So what happened? It appears all the vines were destroyed by phylloxera (an insect which attacks all parts of the grapevine) that came to the region in 1882, completely wiping out the vineyards within just a few years. Re-establishing the vineyards took such a long time that many vineyard owners abandoned their damaged vines and went off to find work elsewhere. The arrival of more resistant plants, together with a lot of hard work and perseverance, led to a gradual increase in the wine's quality, but there has yet to be a similar recovery in the wine’s previously high status - until perhaps now.

Jacques Baudon

AOC accreditation

Knowing the illustrious history of the Haut-Poitou wines, it becomes clear that the significance of the vignoble being awarded AOC label cannot be overestimated. The wines were given the VDQS (Vin Délimité de Qualité Supérieure ) status 40 years ago and some of those wines - including Jacques and Michaël Baudon's Pinot Noir 2010 and Rouge Assemblage 2010 - have even won awards. However, by and large, the Haut-Poitou wines have been largely ignored for decades. ‘It has been a long, hard road to reach this point,’ admits the Syndicat des Vins du Haut-Poitou president, François Rat. ‘Finally being awarded AOC status brings all our hard work to fruition and is testament to the co-operation, determination and sheer tenacity of our winemakers - something I hope we can build on in partnership with them in the future.’

At the Domaine de la Rotisserie, Jacques and Michaël are optimistic about the future. ‘Despite the drought, and later the terrible thunderstorms, our vines have stayed intact. The harvest has gone well,’ says Jacques. ‘Very well indeed. With the AOC label now in place we are looking forward to a bright future.’ It may be some time yet before being presented with an Haut-Poitou wine is seen in the same way as, say, a Saint -Emillion or a Bourgogne, but the vintners of the region together with the Syndicat des Vins du Haut-Poitou are working hard to get their wines noticed - and there is no doubt that the new AOC label cannot fail but to help them in their quest.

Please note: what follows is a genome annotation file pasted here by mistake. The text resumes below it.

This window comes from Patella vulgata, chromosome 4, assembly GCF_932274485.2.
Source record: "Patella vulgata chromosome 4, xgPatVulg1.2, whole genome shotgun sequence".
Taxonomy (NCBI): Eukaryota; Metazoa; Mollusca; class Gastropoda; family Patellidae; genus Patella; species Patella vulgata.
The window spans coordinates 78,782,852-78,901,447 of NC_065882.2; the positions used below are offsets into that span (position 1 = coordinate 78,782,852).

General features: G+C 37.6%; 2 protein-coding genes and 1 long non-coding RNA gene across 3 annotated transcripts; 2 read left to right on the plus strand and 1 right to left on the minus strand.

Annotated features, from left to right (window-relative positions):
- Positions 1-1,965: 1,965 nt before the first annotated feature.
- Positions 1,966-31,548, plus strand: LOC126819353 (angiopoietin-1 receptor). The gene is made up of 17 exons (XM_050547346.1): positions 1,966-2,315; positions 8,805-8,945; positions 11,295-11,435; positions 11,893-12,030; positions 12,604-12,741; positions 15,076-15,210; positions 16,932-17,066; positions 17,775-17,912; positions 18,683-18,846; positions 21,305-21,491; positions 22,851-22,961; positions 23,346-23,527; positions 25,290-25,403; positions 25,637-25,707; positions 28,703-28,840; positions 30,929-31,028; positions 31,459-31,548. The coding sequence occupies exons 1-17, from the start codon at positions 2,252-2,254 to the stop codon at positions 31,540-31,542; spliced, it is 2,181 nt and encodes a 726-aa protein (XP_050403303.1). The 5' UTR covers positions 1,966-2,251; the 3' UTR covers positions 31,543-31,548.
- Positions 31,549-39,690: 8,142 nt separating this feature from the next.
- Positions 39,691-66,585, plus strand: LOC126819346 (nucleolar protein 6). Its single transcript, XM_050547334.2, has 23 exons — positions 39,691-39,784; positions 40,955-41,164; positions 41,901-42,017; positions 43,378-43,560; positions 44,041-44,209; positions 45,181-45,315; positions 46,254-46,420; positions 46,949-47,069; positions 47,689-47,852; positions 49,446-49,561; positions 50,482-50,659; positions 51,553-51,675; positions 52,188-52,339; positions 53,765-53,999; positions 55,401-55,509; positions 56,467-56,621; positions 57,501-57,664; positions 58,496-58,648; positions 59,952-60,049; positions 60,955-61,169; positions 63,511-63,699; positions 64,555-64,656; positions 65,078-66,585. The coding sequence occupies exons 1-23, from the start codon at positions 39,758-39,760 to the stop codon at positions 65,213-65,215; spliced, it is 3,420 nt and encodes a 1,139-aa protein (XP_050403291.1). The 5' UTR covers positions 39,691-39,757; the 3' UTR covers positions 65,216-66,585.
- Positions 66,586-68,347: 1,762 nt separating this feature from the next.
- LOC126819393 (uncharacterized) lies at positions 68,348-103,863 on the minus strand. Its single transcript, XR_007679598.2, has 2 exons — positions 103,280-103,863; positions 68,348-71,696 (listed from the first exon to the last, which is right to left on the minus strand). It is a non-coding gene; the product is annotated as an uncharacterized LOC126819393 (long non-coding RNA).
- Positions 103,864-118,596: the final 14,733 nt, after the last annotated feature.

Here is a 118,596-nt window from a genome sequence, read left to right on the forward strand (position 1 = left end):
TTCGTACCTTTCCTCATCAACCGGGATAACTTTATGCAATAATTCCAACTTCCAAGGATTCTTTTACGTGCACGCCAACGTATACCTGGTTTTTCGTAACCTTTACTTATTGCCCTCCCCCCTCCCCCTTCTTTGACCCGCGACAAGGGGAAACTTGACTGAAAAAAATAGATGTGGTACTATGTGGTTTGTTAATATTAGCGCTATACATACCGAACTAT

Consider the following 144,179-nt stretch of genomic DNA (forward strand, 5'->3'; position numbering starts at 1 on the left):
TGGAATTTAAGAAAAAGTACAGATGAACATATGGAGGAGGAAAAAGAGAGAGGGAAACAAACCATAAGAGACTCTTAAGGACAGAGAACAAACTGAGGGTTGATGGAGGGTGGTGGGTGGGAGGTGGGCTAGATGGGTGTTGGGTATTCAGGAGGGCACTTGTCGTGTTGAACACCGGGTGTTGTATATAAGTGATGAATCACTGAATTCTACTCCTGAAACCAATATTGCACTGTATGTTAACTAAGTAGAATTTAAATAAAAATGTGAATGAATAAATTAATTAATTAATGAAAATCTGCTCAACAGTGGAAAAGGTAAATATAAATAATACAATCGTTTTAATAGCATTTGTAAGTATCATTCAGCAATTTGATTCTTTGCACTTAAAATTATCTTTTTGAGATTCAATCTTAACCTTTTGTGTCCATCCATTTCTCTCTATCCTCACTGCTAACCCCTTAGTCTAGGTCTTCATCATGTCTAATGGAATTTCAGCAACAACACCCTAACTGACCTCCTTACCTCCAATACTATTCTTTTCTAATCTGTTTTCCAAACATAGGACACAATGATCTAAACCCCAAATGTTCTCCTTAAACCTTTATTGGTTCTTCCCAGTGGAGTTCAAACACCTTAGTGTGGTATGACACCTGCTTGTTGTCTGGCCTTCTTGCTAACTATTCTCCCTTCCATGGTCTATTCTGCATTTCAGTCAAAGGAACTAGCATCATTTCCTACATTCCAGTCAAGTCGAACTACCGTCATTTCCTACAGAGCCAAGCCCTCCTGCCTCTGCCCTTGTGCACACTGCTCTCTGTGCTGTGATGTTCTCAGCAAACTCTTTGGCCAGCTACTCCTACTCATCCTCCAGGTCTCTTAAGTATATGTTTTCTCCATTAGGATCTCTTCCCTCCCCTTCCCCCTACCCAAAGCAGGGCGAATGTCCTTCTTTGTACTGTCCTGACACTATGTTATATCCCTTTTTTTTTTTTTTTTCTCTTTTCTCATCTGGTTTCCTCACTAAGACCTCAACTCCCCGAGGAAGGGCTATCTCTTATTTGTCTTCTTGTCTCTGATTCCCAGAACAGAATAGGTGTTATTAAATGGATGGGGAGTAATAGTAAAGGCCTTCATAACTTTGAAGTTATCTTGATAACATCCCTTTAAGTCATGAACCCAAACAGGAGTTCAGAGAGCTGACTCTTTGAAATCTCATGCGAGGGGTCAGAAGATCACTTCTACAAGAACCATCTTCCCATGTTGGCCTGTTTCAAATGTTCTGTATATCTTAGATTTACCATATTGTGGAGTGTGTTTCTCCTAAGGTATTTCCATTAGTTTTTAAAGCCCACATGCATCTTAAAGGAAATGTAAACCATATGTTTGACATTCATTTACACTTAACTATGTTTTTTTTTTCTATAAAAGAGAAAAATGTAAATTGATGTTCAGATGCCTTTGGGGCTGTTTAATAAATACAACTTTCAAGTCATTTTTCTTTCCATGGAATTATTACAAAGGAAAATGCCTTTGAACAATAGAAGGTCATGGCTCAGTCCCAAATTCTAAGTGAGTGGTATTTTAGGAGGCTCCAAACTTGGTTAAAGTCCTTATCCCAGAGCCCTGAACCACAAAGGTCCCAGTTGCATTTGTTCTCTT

Domaine de la Rotisserie, 86 380 Marigny Brizay; tel 05 49 52 09 02;

A complete list of AOC wine producers can be found on the Haut-Poitou AOC website:

If you can’t find a suitable Haut-Poitou wine in your local supermarket, then why not buy direct from a domaine? Take a tour and sample the wine before you buy. Buying direct can often work out cheaper than buying in a supermarket too.


Wine notes

The Syndicat des Vins du Haut- Poitou describe the wines as ‘fresh and light’ – and that goes for the reds as well as the whites and rosés. Follow this guide to match local wine with regional dishes to create a perfect meal...

THE WHITES: made either with Sauvignon Blanc or Sauvignon Gris grapes, these wines are pale straw in colour with a delicate aroma and dry without being harsh. They go beautifully with seafood, in particular oysters, grilled sardines and moules mouclades. Also recommended with a tasty goats’ cheese such as the chabichou du Poitou.

THE REDS: made from a blend of Cabernet Franc and either Gamay, Pinot noir or Merlot, the red wines are light and fruity with an aroma of summer fruits. They are best drunk young but if you leave them for several years, you’ll taste a more liquorice fl avour. Serve with roasted meats such as lamb, venison, beef or stuffed goose. Also goes well with medium soft cheeses such as camembert, saint nectaire or brie.

THE ROSÉS: these combine the Gamay, Pinot noir and Cabernet Franc varieties to produce light and fragrant wines with a slightly spicy aroma. Drink them on their own as an aperitif or as an accompaniment to salads, grilled meats, charcuterie or with the traditional tourteau fromager.